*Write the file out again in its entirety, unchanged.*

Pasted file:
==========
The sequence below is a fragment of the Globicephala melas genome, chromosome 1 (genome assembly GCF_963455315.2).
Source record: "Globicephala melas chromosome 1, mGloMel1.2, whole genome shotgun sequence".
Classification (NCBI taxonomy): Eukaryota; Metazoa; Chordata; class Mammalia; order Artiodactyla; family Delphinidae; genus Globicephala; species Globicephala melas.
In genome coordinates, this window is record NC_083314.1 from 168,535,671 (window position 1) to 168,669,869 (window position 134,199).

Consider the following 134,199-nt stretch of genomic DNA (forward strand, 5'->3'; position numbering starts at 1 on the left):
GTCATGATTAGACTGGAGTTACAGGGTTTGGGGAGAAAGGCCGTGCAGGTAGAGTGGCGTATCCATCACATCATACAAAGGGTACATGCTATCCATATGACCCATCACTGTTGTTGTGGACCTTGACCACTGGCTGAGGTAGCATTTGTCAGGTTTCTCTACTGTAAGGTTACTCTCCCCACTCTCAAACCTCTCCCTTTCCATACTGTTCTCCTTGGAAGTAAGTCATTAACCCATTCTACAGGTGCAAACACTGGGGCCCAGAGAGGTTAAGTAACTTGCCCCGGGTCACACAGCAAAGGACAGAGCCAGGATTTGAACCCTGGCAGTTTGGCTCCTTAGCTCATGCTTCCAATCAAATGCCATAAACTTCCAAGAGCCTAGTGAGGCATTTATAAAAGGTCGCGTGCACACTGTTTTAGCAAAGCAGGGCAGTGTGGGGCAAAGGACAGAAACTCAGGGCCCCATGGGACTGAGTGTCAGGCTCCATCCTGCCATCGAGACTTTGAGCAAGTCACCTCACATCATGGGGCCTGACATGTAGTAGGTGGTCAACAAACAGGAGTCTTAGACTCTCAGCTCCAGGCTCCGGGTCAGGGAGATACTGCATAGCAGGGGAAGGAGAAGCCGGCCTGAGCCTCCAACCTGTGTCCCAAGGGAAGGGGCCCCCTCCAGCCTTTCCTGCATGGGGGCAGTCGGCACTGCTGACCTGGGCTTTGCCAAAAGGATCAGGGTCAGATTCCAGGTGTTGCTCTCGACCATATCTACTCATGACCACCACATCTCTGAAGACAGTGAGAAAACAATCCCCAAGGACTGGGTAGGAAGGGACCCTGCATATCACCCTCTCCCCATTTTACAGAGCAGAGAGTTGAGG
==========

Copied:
The sequence below is a fragment of the Globicephala melas genome, chromosome 1 (genome assembly GCF_963455315.2).
Source record: "Globicephala melas chromosome 1, mGloMel1.2, whole genome shotgun sequence".
Classification (NCBI taxonomy): Eukaryota; Metazoa; Chordata; class Mammalia; order Artiodactyla; family Delphinidae; genus Globicephala; species Globicephala melas.
In genome coordinates, this window is record NC_083314.1 from 168,535,671 (window position 1) to 168,669,869 (window position 134,199).

Consider the following 134,199-nt stretch of genomic DNA (forward strand, 5'->3'; position numbering starts at 1 on the left):
GTCATGATTAGACTGGAGTTACAGGGTTTGGGGAGAAAGGCCGTGCAGGTAGAGTGGCGTATCCATCACATCATACAAAGGGTACATGCTATCCATATGACCCATCACTGTTGTTGTGGACCTTGACCACTGGCTGAGGTAGCATTTGTCAGGTTTCTCTACTGTAAGGTTACTCTCCCCACTCTCAAACCTCTCCCTTTCCATACTGTTCTCCTTGGAAGTAAGTCATTAACCCATTCTACAGGTGCAAACACTGGGGCCCAGAGAGGTTAAGTAACTTGCCCCGGGTCACACAGCAAAGGACAGAGCCAGGATTTGAACCCTGGCAGTTTGGCTCCTTAGCTCATGCTTCCAATCAAATGCCATAAACTTCCAAGAGCCTAGTGAGGCATTTATAAAAGGTCGCGTGCACACTGTTTTAGCAAAGCAGGGCAGTGTGGGGCAAAGGACAGAAACTCAGGGCCCCATGGGACTGAGTGTCAGGCTCCATCCTGCCATCGAGACTTTGAGCAAGTCACCTCACATCATGGGGCCTGACATGTAGTAGGTGGTCAACAAACAGGAGTCTTAGACTCTCAGCTCCAGGCTCCGGGTCAGGGAGATACTGCATAGCAGGGGAAGGAGAAGCCGGCCTGAGCCTCCAACCTGTGTCCCAAGGGAAGGGGCCCCCTCCAGCCTTTCCTGCATGGGGGCAGTCGGCACTGCTGACCTGGGCTTTGCCAAAAGGATCAGGGTCAGATTCCAGGTGTTGCTCTCGACCATATCTACTCATGACCACCACATCTCTGAAGACAGTGAGAAAACAATCCCCAAGGACTGGGTAGGAAGGGACCCTGCATATCACCCTCTCCCCATTTTACAGAGCAGAGAGTTGAGG